- \(\displaystyle \frac 1N\sum_{i \in \ALPHABET N} (x^i_t)^\TRANS Q x^i_t = \bar x_t^\TRANS Q \bar x_t + \frac 1N \sum_{i \in \ALPHABET N} (\breve x^i_t)^\TRANS Q \breve x^i_t\).
- \(\displaystyle \frac 1N\sum_{i \in \ALPHABET N} (u^i_t)^\TRANS Q u^i_t = \bar u_t^\TRANS Q \bar u_t + \frac 1N \sum_{i \in \ALPHABET N} (\breve u^i_t)^\TRANS Q \breve u^i_t\).

The proof follows from the observation that \(\sum_{i \in \ALPHABET N} \breve x^i_t = 0\) and elementary algebra.

An immediate implication of Lemma 29.1 is that the per-step cost can be decomposed as follows: \[\begin{equation} c(\pmb x_t, \pmb u_t) = \bar c(\bar x_t, \bar u_t) + \frac 1N \sum_{i \in \ALPHABET N} \breve c^i(\breve x^i_t, \breve u^i_t) \end{equation}\] where \[\begin{align*} \bar c(\bar x_t, \bar u_t) &= \bar x_t^\TRANS (Q + \bar Q) \bar x_t + \bar u_t^\TRANS (R + \bar R) \bar u_t, \notag \\ \breve c^i(\breve x^i_t, \breve u^i_t) &= \frac 1N \sum_{i \in \ALPHABET N} \bigl[ (\breve x^i_t)^\TRANS Q \breve x^i_t + (\breve u^i_t)^\TRANS Q \breve u^i_t \bigr]. \end{align*}\] A similar decomposition also holds for the terminal cost \(c_t(\pmb x_t, \pmb u_t)\).

Thus, the original system is equivalent to \(N+1\) coupled subsystems:

- a mean-field subsystem with state \(\bar x_t\), control input \(\bar u_t\), and per-step cost \(\bar c(\bar x_t, \bar u_t)\).
- \(N\) auxiliary subsytems, where subsystem \(i \in \ALPHABET N\) has state \(\breve x^i_t\), control input \(\breve u^i_t\), and per-step cost \(\breve c(\breve x^i_t, \breve u^i_t)\).

Note that the only coupling between the subsystems is through the noise. Therefore, by the argument presented in Exercise 28.3, the optimal control strategy is of the following form.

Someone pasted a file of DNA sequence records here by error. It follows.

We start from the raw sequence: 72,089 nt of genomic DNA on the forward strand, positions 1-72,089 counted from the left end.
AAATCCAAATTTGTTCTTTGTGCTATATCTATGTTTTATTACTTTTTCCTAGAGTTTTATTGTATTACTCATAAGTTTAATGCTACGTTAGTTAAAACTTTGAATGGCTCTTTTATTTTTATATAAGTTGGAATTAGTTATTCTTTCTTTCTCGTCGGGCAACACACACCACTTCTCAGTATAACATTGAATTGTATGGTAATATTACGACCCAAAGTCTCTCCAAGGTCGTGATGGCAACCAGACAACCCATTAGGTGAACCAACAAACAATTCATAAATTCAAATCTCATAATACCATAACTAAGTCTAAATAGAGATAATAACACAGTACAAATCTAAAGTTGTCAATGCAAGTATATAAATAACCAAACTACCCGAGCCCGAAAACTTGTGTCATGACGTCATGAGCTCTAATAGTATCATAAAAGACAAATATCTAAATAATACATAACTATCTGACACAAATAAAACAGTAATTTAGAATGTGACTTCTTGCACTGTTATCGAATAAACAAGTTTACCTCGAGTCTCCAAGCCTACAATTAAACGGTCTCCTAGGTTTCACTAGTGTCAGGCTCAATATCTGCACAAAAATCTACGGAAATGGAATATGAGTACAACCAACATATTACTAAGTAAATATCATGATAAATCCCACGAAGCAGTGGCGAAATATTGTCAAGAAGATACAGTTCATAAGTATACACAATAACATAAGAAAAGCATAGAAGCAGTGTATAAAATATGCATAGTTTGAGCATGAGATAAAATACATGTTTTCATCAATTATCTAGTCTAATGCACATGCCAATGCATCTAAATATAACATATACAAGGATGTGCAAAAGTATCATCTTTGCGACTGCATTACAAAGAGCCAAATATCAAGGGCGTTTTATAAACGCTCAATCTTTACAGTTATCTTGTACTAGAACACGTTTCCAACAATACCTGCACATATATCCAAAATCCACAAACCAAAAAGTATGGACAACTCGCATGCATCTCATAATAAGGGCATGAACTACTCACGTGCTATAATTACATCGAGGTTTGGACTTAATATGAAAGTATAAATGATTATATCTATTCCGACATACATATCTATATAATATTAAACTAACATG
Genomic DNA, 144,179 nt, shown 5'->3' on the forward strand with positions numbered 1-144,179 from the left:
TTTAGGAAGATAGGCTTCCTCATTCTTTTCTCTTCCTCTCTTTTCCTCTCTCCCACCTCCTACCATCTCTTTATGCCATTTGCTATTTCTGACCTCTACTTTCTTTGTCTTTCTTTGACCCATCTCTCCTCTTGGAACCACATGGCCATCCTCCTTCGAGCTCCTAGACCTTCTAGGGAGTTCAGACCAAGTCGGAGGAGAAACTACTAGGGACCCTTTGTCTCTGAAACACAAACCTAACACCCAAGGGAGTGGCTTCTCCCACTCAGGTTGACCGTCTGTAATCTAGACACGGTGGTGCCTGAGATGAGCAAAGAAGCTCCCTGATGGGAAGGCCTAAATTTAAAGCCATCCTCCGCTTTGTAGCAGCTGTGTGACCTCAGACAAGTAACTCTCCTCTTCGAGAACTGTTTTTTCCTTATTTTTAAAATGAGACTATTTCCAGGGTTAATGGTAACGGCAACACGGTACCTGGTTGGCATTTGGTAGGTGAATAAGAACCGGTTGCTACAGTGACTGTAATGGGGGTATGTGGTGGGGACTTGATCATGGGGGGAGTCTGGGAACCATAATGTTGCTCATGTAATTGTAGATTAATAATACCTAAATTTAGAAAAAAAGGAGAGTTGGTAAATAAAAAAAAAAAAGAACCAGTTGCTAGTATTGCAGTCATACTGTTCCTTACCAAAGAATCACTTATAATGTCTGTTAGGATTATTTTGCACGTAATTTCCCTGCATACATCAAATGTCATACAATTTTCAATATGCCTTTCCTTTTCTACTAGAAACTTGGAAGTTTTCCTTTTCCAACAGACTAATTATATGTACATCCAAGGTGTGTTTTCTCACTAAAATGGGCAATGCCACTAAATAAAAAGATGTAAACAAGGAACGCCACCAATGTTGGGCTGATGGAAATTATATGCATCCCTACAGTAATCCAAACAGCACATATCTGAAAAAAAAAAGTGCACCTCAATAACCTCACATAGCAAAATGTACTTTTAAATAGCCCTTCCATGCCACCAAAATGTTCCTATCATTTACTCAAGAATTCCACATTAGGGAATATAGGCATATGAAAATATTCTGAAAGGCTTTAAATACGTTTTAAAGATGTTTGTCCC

**Proposition 29.1** The optimal control policy for the mean-field control system described above is given by \[
u_t = - \bar K_t \bar x_t + \breve K_t (x^i_t - \bar x_t)
\] where

- \(\bar K_{1:T-1} = \LQR_T(A+D, B+E, Q + \bar Q, R + \bar R; Q_T + \bar Q_T)\)
- \(\breve K_{1:T-1} = \LQR_T(A,B, Q, R; Q_T)\).

The above result is significant, both for synthesis and implementation.

For synthesis, rather than solving one Riccati equation with state dimension \(nN\), we need to solve two Riccati equations with dimension \(n\). Thus, the complexity of computing the optimal controller gains does not depend on the number \(N\) of subsystems.

For implementation, each subsystem does not need access to the global state \(\pmb x_t\); instead it just needs access to the mean-field \(\bar x_t\) in addition to its local state \(x^i_t\).

## 29.2 Network coupled subsystems

## Notes

The results for mean-field control are adapted from Arabneydi and Mahajan (2016). The discussion above is restricted to the simplest setting of homogenous subsystems. Generalization to hetrogeneous subsystems and infinite horizon settings are also presented in Arabneydi and Mahajan (2016). A similar result for \(N \to \infty\) is also presented in Elliott et al. (2013).

The results for network coupled subsystems are adapted from Gao and Mahajan (2022).